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Walk with Martin, pray with Michael

In Calcutta on a three-day visit, REVEREND Jesse Jackson, one of America’s greatest civil rights leaders who was a close aide of Martin Luther King Jr and ran for US President twice, took time out for a chat with Metro. Excerpts

You’ve been to India twice before. Why was it important for you to visit Calcutta this time?

Dr King’s (Martin Luther King) last work was a poor people’s campaign. I worked with him on the drive to wipe out poverty and protect the poor. To wipe out illiteracy. To be in a project with him was an honour. I feel such indebtedness to India, in one sense, because Mahatma Gandhi began in Durban, South Africa, and then the non-violence drive.... We gained much strength from the Indian liberation movement.

Today, the number one driving force in the high- tech world is India. India has such an abundance of brilliant minds — professors, entrepreneurs, doctors — in the US and around the world. In many ways the minds of Indians are their most natural resource. In Delhi I have been for the Gandhi lecture and the Nehru lecture.

I wanted to come to Calcutta to walk where Mother Teresa walked, to visit her gravesite and to focus on global poverty, which is breathing global fear. One weapon to counter the weapon of mass destruction is to eliminate poverty, fear, hatred and violence. It’s (Calcutta) a vast urban area and I’m aware that the Indian economy is one of the fastest growing in the world. There are political sensitivities and I know poverty transcends the barriers that stop people. I wanted to meet people here and fortify their faith, their commitment to address these issues. On my visit here I wanted to focus on schools and child education. Strong minds help the bodies bridge change.

You ran for President twice, broke grounds as an African-American and fared very strong although you did not win. How do you look back on it?

We won the battle to pull down the walls that separate people. We survived the part where we were divided into religious groups, ethnic groups. We were untouchables. But now that the walls are down, we have to learn to live together. Learning to live together is a bigger challenge than the surviving part but it’s more rewarding. When we work together we create greatness. Our productivity has increased, our limits have increased, the odds are more diversified. There’s greater co-operation than competition and more unity. That doesn’t mean everybody’s bought into the dream but those who did will find that the winning is about going from being untouchable by race for 54 years to the White House 54 years later. So one does call that progress.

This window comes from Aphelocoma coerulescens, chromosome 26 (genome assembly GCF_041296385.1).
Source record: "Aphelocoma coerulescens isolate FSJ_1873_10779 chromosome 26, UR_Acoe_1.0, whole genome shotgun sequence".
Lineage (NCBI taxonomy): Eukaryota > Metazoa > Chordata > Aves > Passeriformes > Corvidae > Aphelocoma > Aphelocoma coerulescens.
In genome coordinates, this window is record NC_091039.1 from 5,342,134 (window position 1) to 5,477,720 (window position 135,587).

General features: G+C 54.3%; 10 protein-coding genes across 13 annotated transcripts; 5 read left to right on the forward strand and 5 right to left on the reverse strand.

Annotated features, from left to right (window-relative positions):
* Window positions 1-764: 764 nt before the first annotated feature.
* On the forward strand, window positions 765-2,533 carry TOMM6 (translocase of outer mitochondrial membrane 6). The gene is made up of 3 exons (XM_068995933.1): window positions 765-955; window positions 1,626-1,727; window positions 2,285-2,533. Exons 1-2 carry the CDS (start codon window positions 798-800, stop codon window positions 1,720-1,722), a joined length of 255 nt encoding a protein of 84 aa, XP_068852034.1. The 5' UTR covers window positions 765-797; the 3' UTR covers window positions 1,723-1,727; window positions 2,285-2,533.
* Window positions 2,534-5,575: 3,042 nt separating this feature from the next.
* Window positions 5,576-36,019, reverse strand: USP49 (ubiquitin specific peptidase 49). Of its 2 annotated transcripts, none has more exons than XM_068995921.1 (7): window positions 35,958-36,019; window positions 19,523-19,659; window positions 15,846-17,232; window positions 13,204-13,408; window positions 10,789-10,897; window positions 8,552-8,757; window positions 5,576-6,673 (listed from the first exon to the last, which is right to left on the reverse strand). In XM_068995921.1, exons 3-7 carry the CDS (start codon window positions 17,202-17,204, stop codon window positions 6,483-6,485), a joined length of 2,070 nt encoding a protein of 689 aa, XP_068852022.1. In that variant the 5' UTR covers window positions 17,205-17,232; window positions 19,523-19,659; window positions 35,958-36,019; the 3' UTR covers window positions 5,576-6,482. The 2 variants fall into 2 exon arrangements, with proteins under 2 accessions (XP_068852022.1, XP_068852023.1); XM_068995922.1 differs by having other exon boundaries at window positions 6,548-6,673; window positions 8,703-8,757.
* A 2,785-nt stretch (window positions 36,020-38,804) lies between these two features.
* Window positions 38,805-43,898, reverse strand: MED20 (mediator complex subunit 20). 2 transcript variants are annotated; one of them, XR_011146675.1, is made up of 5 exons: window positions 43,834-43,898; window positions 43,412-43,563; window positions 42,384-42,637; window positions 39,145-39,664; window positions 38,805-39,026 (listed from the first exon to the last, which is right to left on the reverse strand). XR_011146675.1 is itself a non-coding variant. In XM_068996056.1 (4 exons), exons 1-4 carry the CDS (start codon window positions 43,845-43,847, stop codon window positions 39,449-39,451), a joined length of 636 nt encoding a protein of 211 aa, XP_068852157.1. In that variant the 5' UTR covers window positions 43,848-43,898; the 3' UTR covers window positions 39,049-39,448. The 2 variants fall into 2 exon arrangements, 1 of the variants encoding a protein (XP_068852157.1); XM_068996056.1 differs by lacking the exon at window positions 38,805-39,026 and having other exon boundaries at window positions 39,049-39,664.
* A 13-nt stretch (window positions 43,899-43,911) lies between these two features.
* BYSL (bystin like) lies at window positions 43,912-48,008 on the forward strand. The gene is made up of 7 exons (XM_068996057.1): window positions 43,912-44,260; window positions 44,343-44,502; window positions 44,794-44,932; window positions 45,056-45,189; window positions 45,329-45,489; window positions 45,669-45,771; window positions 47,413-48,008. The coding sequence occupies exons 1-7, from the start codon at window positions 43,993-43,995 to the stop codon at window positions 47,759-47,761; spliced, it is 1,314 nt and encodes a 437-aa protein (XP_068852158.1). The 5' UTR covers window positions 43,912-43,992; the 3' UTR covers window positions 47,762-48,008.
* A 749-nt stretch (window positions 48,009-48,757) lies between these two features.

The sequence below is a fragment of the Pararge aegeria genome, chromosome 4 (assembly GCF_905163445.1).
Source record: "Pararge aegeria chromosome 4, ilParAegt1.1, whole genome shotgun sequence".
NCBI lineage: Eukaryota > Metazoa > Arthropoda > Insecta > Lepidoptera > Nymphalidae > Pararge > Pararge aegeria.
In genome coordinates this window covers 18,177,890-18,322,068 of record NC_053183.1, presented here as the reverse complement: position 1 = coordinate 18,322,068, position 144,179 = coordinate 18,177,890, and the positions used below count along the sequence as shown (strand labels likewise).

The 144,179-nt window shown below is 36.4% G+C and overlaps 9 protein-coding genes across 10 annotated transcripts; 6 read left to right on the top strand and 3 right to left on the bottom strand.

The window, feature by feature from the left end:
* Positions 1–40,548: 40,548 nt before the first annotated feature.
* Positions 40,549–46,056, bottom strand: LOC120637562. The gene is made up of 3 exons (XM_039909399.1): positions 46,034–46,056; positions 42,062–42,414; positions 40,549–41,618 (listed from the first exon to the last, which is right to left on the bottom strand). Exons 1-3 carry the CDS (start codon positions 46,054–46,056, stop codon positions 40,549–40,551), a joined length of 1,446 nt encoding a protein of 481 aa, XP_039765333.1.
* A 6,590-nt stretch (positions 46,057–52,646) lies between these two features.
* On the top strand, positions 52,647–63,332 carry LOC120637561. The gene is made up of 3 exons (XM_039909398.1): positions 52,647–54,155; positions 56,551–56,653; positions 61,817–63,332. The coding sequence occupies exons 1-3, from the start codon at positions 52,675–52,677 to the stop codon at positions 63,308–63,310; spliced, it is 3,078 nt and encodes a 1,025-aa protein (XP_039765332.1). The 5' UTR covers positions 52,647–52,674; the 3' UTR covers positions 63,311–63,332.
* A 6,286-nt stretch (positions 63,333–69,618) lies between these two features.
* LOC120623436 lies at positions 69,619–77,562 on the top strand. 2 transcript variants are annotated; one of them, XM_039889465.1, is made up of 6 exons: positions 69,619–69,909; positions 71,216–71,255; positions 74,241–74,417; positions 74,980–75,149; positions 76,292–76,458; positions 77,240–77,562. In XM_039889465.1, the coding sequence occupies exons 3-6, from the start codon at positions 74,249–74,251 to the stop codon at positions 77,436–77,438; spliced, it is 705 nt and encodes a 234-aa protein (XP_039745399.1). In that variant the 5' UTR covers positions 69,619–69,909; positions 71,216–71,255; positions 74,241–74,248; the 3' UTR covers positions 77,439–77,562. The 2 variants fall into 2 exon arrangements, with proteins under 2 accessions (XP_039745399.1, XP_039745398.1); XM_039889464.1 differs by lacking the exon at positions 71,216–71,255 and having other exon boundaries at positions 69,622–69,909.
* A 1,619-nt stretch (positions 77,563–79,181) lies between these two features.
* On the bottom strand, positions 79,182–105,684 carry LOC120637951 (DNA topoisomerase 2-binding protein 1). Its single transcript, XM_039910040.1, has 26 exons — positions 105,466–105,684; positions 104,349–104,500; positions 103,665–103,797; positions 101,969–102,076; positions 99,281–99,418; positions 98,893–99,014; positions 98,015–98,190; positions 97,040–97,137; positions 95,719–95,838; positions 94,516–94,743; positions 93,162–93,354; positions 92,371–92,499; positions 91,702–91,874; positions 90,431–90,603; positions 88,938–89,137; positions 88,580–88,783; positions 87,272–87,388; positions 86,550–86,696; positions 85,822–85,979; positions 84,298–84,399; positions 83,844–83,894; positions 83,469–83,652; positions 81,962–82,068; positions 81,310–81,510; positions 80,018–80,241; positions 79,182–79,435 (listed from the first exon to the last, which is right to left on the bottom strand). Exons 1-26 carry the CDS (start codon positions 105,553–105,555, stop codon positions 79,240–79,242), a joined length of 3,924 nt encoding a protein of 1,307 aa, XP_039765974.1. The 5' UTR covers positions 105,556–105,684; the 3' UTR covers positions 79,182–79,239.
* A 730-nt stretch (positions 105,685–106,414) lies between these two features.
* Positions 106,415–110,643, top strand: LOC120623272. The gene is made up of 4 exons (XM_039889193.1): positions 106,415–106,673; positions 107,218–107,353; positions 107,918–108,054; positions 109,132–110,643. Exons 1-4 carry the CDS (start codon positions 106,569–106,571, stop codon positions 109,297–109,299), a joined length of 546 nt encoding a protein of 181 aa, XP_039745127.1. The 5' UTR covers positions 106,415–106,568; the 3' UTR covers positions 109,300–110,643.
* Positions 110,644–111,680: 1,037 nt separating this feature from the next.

Do you remember your first meeting with Martin Luther King?

I met him in 1964, in Atlanta. He had come to give a speech at his school. This was after he picked up his Nobel Peace Prize, he was at the airport and we met. I was astonished that he recognised me because I had been to jail in Greensboro, North Carolina. So he spoke to me. My college president was one of his mentors so we struck up a conversation. I left and went back to school and tried to stay away from wars so I could study. When Selma (The Selma to Montgomery marches, also known as Bloody Sunday) happened, it was so dramatic. He called for all of us to come to Alabama with him and I responded to his call. I was in Chicago and he was in Atlanta. We kept doing things together till I started working officially for him in 1965 in South Alabama. I joined the staff coming out of Selma and then in Chicago.

We talked about a lot of things. How meaningful Gandhi was to him. How Gandhi helped to liberate India from British occupation, not just as a tactic but a way of life. He was deeply into Gandhi spiritually, not just tactically. We talked about putting more money into human development and not so much into nuclear weapons.

I worked with him until he was killed, in 1968. I was walking with him, talking to him when he was killed. We were on our way to dinner. He came out on the balcony of the motel. He was walking and he was shot. It was very traumatising, very hurtful but we were determined not to let one bullet kill a whole movement. So we had to use his death as a stimulus to go forward.

You knew Michael Jackson since he was a little boy…. Your fondest memories of him?

Well, Mayor Hatcher had just won. It was 1968. A lot of stars at this big event and there were these kids (Jackson Five) who were performing. People accepted them but they were not terribly enthralled. People tend to underestimate children and what their potentials are but Mayor Hatcher kept them involved and they had a little reputation around the city. It wasn’t hard to remember them at that time. Two years later we were having a big expo in Chicago with all the top artistes Nancy Wilson, Quincy Jones performing. The programme was pretty set. A friend of mine who used to work with Dr King came by and said “There are some kids performing across the street. They say they want to perform at the expo”. So I said, “We don’t have anymore room. The programme is full”, and he says, “The kids want to meet you. At least say hello and take a picture”. They were waiting in a station wagon car like this van attached to a cart with drums and guitars. I saw them and couldn’t say no. Now, how to include them? We were having these big shows every night, Thursday, Friday, Saturday but we didn’t have anyone on Saturday afternoon. So, Motown put them on their stage and once they (Jackson Five) performed they just stole the show. They just took it, you know.